On the other hand, since `d is clearly a nondecreasing function of d, one obtains that a lower bound for `3 is given by `2 , which was determined by Fisher, Kasteleyn and Temperley to be

`2 = 1=

X
r
0

(?1)r =(2r + 1)2 = 0:29156:::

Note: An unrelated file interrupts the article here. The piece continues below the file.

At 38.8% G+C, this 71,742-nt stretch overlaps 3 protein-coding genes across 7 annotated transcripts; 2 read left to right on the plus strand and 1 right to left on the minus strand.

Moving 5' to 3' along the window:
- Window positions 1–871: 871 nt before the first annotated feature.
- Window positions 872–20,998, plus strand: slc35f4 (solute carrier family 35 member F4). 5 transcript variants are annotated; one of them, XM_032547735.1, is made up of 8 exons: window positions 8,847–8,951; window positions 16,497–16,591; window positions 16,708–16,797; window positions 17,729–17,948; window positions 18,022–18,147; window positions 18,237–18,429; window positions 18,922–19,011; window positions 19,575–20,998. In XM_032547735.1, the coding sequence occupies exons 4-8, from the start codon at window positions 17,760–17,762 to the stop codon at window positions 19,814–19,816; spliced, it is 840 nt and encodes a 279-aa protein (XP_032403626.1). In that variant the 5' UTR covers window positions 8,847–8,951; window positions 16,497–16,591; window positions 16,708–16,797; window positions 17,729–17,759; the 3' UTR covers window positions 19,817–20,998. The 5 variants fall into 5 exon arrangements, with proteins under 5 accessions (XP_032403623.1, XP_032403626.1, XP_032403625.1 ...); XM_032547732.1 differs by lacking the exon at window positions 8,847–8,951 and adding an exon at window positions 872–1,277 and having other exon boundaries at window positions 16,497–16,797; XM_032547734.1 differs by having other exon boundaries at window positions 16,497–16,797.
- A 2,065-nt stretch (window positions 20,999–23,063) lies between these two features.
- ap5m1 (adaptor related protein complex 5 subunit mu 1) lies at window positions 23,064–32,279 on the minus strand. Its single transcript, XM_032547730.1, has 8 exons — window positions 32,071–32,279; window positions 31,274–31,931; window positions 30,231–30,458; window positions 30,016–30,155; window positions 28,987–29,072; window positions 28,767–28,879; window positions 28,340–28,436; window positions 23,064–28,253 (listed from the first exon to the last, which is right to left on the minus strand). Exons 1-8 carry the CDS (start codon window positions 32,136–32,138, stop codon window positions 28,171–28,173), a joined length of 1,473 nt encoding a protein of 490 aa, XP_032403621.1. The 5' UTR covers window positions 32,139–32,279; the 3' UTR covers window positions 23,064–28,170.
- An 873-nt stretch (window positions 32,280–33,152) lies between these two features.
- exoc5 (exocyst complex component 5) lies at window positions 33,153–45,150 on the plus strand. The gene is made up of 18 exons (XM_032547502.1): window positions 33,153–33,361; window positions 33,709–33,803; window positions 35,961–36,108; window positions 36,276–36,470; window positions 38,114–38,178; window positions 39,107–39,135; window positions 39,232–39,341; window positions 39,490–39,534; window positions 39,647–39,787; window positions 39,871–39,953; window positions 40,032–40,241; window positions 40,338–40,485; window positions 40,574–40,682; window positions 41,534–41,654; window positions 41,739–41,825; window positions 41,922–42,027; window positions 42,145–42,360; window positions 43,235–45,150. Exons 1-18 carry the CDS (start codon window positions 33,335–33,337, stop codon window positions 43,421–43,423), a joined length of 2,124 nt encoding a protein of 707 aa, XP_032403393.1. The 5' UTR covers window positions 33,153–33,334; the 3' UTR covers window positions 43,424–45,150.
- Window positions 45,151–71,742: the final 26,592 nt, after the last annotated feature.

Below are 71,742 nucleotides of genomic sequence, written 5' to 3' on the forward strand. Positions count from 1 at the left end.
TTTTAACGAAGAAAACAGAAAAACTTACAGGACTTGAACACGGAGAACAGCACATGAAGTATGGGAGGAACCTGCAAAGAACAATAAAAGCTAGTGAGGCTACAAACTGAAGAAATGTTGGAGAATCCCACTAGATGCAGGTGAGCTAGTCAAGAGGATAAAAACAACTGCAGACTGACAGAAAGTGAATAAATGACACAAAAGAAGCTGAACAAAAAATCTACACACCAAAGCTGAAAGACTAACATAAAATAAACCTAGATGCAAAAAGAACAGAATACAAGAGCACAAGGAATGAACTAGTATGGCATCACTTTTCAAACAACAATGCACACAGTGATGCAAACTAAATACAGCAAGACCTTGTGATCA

This lower bound has been improved several times, rst by Fisher 1] to 0.30187, then by Hammersley 5] to 0.418347 and nally by Priezzhev 11] to 0.419989. A conjecture due to Schrijver and Valiant 13] on lower bounds for permanents would imply, as noted by Minc 9], that `3 0:440075. Nagle 10] obtained the heuristic estimate of 0.446 for the actual value of `3. The main purpose of this paper is to prove the following result. Theorem1.1. `3 0:463107: Our proof employs the transfer matrix method to encode the dimer tilings of a (toroidal) brick as closed walks in a certain graph. Using the transfer matrix theorem we obtain a family of upper bounds for `3 expressed in terms of the largest eigenvalues of our graphs. The problem is then reduced to determining (or nding a good upper bound for) the largest eigenvalue of a certain nonnegative symmetric matrix of order 216. To this end, we take advantage of a certain group G of permutation matrices which commute with our matrix. It turns out that the eigenvalue we need to estimate is the same as the largest eigenvalue of the action of our matrix on the subspace of G-invariants. This is given by a sparse nonnegative matrix A of order 222. Finally, we use an elementary way to obtain upper bounds for the largest eigenvalue of A in terms of the trace of even powers of A. The bound in Theorem 1.1 is obtained by computing the 16-th power of A. We also show that knowledge of the exact value of the largest eigenvalue of A could improve the upper bound by at most lowering the last digit from 7 to 5. From the above outline of our proof it might seem that the success of our approach is conditioned by the progress in computational power that occurred since the previous upper bounds have been found. However, it turns out that one can derive by our method the already improved upper bound of 0.519093, and the largest computation involved in the process is nding the trace of the fourth power of a sparse matrix of order 22. Our approach to this problem seems not to have been considered before. In contrast to Minc's method, which used a general inequality for permanents to deduce an upper bound for `3 , our setup allows one to take advantage of the speci c problem at hand. It is probably this fact that accounts for the signi cant improvement in the upper bound. Let ft (k; l; n) be the number of dimer tilings of the toroidal brick T (k; l; n) of sides k; l and n. Clearly, f (k; l; n) ft(k; l; n), and therefore